Organ Music Notes February 5, 2012

One of two angels by Armstrong

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At the Prelude (10:50 a.m.)

Suite du Premier ton, Jean-Adam Guilain (ca. 1680 – after 1739)

Guilain was a German organist and harpsichordist who lived in Paris during the first half of the 18th century. Even though he was born in Germany, his music is completely French in style. His only collection of organ pieces to be published appeared in 1706, and was dedicated to Louis Marchand, possibly his teacher. This collection consisted of eight suites, each on one of the eight church modes – or tons. (Church modes were like the keys of the Middle Ages.) Half of these suites were lost long ago; so today we only have four suites.

If Guilain never quite composed music of the profundity of Grigny or Couperin, that’s OK – he nevertheless gave us four wonderful suites of pieces, tightly constructed, and possessing wonderful melodic invention.

The Plein Jeu is a perfect example of this type of piece. It is composed for the most basic sound of an organ: the plein jeu or plenum, or full principal chorus. On our organ, the full principal chorus – the Grand Plein Jeu – consists of 27 sets of principal pipes (all at different pitches) for every note I press. And the complete balance of these 27 pipes for each and every note is so perfect, that one doesn’t hear different pitches sticking out individually, but one unified sonority. (You might find it interesting that this very piece was the one used as a “test piece” for the Quoirin team when they were voicing the Grand Plein Jeu or our organ.)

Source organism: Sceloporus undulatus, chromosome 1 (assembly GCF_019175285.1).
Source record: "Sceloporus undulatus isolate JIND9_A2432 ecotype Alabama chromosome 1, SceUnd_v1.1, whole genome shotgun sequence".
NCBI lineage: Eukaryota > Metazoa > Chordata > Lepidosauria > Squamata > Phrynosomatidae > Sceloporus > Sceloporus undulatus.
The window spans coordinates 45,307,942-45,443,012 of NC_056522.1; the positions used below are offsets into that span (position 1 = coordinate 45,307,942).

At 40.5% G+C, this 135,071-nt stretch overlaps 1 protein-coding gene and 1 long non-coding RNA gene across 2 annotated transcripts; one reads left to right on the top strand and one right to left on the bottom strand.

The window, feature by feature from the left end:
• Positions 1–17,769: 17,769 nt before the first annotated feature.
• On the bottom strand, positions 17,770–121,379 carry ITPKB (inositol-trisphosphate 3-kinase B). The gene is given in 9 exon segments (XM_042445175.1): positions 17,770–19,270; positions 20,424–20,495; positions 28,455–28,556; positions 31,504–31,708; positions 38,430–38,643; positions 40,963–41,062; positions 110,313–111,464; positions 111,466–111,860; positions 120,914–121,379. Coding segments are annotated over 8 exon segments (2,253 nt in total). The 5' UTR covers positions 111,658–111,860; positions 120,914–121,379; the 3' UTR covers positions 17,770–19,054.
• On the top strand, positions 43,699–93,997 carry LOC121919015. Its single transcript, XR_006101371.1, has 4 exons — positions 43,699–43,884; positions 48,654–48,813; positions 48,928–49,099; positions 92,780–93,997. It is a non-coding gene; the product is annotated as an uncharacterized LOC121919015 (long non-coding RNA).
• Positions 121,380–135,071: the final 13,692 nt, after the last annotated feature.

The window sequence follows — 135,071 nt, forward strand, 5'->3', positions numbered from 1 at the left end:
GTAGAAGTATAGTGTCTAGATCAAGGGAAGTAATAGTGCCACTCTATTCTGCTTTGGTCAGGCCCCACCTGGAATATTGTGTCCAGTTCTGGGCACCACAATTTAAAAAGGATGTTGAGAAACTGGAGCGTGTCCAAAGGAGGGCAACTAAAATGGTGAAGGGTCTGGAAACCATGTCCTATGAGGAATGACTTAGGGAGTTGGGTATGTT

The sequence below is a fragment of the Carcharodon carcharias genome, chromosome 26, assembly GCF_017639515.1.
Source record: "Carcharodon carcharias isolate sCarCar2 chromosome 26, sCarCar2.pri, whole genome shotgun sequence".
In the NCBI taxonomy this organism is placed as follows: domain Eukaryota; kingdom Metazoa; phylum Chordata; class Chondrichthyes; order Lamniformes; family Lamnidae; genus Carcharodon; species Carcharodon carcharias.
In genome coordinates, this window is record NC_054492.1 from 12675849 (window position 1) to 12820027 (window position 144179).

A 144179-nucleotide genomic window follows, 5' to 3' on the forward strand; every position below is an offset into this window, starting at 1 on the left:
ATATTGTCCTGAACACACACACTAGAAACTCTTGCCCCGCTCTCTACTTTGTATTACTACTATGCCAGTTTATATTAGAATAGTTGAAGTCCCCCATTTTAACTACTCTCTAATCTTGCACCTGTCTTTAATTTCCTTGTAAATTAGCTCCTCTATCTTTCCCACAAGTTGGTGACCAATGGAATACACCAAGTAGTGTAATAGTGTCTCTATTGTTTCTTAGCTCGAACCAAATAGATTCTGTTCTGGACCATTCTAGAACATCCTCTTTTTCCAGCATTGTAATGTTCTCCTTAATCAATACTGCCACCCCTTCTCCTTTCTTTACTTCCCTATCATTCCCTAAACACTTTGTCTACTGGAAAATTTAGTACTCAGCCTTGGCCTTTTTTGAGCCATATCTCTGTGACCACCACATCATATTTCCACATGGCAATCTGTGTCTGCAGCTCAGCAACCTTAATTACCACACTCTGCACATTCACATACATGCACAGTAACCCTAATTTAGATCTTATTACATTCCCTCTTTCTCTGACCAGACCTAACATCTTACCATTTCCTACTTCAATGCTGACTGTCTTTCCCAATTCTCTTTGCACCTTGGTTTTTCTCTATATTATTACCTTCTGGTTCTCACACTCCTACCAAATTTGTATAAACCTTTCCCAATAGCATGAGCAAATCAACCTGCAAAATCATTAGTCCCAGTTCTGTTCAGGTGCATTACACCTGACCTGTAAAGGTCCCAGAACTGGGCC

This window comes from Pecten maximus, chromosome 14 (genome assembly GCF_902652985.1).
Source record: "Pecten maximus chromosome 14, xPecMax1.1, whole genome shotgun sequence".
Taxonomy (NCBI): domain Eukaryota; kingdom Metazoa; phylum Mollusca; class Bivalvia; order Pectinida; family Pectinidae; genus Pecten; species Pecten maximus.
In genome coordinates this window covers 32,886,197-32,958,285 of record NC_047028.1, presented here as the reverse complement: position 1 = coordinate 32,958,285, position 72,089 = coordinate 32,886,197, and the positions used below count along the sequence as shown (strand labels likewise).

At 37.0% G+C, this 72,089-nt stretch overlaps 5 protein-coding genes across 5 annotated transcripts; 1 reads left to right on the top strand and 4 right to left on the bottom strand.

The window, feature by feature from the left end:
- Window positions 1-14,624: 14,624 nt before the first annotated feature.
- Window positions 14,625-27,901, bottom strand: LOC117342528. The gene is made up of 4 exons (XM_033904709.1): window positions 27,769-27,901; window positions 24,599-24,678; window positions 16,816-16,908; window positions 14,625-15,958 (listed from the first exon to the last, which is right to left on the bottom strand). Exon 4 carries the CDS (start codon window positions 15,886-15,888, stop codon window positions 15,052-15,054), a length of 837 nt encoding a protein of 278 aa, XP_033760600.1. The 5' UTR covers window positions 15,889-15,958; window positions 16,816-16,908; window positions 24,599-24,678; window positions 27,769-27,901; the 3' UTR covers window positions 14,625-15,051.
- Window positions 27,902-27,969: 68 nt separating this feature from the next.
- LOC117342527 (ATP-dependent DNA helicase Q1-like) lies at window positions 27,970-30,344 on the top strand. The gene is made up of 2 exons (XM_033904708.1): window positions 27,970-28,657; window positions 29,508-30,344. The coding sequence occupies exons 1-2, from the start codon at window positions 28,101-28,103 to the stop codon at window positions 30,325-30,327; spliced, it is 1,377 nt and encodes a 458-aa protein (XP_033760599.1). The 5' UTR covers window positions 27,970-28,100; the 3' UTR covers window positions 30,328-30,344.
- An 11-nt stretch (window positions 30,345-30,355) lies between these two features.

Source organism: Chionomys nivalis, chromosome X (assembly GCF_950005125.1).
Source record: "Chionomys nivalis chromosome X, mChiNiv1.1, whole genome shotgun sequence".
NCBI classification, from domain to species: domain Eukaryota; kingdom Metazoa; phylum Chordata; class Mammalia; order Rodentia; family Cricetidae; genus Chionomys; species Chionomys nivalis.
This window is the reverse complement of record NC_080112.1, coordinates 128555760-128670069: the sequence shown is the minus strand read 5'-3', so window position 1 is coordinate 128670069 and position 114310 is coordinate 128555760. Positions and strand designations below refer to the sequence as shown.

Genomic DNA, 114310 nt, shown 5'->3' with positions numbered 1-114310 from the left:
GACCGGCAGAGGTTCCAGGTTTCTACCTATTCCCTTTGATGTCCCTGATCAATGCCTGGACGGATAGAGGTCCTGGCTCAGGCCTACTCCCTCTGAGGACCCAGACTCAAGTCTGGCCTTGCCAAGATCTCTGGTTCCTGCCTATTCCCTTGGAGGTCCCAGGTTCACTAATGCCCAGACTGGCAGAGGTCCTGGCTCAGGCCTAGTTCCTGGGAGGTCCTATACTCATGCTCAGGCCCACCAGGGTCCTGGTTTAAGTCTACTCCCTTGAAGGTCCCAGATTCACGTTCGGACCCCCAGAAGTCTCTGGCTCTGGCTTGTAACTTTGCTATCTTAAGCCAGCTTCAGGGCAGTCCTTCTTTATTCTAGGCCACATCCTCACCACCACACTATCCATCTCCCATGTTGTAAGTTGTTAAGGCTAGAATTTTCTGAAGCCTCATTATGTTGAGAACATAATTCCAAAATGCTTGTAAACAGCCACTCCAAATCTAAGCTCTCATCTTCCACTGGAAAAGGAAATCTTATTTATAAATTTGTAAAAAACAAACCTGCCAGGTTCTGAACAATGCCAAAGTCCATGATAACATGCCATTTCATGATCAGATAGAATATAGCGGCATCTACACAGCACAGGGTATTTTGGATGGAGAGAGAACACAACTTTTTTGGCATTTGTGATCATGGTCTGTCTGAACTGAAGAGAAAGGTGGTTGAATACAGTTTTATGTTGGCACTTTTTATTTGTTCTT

The Trio, which follows, is obviously for three voice parts, two in the right hand and one in the left. For this tender, sweet piece, I use a beautiful flute from the Positif division (the Bourdon) with a Tremblant (which gives an undulating quality to the wind) for the right hand, and the Bourdon and Voix humaine of the Echo (with Tremblant) for the left hand. This is quite a lovely combination!

The sprightly Duo is played on two Cornets of the instrument, one on the Positif manual, the other – at a lower pitch – on the Grand-Orgue.

The Basse de Trompette is a terrific, quintessential basse de trompette movement of the French Baroque. The tune is very catchy, and is first heard in the accompaniment (Bourdon and Prestant of the Positif division) before the Trompette stop takes it over. The tune is heard many times, but never too much, because Guilain intersperses contrasting melodic sections. Like most basse de trompette pieces, this one makes use of the particular sounds of a French Baroque trompette, including the occasional low note where the stop has a very big tone, full of character.

The Récit is like a delicate aria for a solo stop or small combination of stops. I have chosen the heavenly Bourdon, Flûte allemande, and Nasard of the Echo division (with Tremblant). The Grand-Orgue Bourdon provides the accompaniment.

The Dialogue is written for the battery of reeds and cornets, a combination known as the Grand Jeu. You have now heard this registration many times since the organ was voiced, and it is indeed an imposing sound – one of the best Grand Jeu I have ever heard. The “dialogue” refers to the dialogue between the huge Grand Jeu of the Grand-Orgue division and the one of the Positif division (which is lighter, but imposing on its own!)

The suite ends in a less intense manner with the Petit Plein Jeu. This is the principal chorus, or plein jeu of the Positif division. It has 10 pipes per note, in contrast to the Grand Plein Jeu of our organ (in the first movement) which had 27 pipes per note. Whereas the first movement was grand and majestic, this one is shorter, lighter, and livelier – befitting the timbre.

At the Postlude

Grand Jeu (from Suite du 3eme ton), Jean-Adam Guilain     

Here is another Dialogue on the Grand Jeu stops, just like the one from today’s Prelude. But here the “dialogue” is between the Grand Jeu of the Grand-Orgue division and quick sections featuring a Cornet, or Cornet and Cromorne. The piece is quite bold and starts out in a fugal manner. The piece never gets choral until the very end, where the Pédale Bombarde is added.

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